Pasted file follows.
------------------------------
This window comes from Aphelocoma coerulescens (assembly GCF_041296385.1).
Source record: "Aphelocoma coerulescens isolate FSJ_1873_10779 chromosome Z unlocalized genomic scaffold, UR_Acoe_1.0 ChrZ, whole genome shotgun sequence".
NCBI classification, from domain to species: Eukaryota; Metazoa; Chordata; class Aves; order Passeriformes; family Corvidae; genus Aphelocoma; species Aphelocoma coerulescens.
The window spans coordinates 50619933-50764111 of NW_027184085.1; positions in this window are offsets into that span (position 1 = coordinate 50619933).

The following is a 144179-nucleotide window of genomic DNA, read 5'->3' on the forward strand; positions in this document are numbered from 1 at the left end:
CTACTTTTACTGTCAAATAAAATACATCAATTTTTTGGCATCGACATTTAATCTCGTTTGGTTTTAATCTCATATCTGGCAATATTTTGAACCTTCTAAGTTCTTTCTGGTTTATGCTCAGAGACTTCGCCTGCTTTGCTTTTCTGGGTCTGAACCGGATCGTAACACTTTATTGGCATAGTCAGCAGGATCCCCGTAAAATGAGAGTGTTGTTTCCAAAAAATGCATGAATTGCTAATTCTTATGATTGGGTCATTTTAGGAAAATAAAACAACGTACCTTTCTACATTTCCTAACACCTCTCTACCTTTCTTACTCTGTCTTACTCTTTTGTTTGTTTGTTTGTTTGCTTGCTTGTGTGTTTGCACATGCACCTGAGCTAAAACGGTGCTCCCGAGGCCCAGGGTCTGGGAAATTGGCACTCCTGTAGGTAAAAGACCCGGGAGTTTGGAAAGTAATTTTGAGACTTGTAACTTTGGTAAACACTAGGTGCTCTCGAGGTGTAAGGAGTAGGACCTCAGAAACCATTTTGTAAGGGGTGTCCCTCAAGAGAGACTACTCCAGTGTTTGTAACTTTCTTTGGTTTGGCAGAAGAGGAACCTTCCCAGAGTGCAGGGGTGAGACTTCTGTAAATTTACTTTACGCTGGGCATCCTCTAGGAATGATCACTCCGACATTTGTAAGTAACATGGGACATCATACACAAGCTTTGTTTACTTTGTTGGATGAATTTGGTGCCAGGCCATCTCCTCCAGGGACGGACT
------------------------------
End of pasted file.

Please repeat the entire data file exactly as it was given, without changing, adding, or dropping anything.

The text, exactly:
This window comes from Aphelocoma coerulescens (assembly GCF_041296385.1).
Source record: "Aphelocoma coerulescens isolate FSJ_1873_10779 chromosome Z unlocalized genomic scaffold, UR_Acoe_1.0 ChrZ, whole genome shotgun sequence".
NCBI classification, from domain to species: Eukaryota; Metazoa; Chordata; class Aves; order Passeriformes; family Corvidae; genus Aphelocoma; species Aphelocoma coerulescens.
The window spans coordinates 50619933-50764111 of NW_027184085.1; positions in this window are offsets into that span (position 1 = coordinate 50619933).

The following is a 144179-nucleotide window of genomic DNA, read 5'->3' on the forward strand; positions in this document are numbered from 1 at the left end:
CTACTTTTACTGTCAAATAAAATACATCAATTTTTTGGCATCGACATTTAATCTCGTTTGGTTTTAATCTCATATCTGGCAATATTTTGAACCTTCTAAGTTCTTTCTGGTTTATGCTCAGAGACTTCGCCTGCTTTGCTTTTCTGGGTCTGAACCGGATCGTAACACTTTATTGGCATAGTCAGCAGGATCCCCGTAAAATGAGAGTGTTGTTTCCAAAAAATGCATGAATTGCTAATTCTTATGATTGGGTCATTTTAGGAAAATAAAACAACGTACCTTTCTACATTTCCTAACACCTCTCTACCTTTCTTACTCTGTCTTACTCTTTTGTTTGTTTGTTTGTTTGCTTGCTTGTGTGTTTGCACATGCACCTGAGCTAAAACGGTGCTCCCGAGGCCCAGGGTCTGGGAAATTGGCACTCCTGTAGGTAAAAGACCCGGGAGTTTGGAAAGTAATTTTGAGACTTGTAACTTTGGTAAACACTAGGTGCTCTCGAGGTGTAAGGAGTAGGACCTCAGAAACCATTTTGTAAGGGGTGTCCCTCAAGAGAGACTACTCCAGTGTTTGTAACTTTCTTTGGTTTGGCAGAAGAGGAACCTTCCCAGAGTGCAGGGGTGAGACTTCTGTAAATTTACTTTACGCTGGGCATCCTCTAGGAATGATCACTCCGACATTTGTAAGTAACATGGGACATCATACACAAGCTTTGTTTACTTTGTTGGATGAATTTGGTGCCAGGCCATCTCCTCCAGGGACGGACT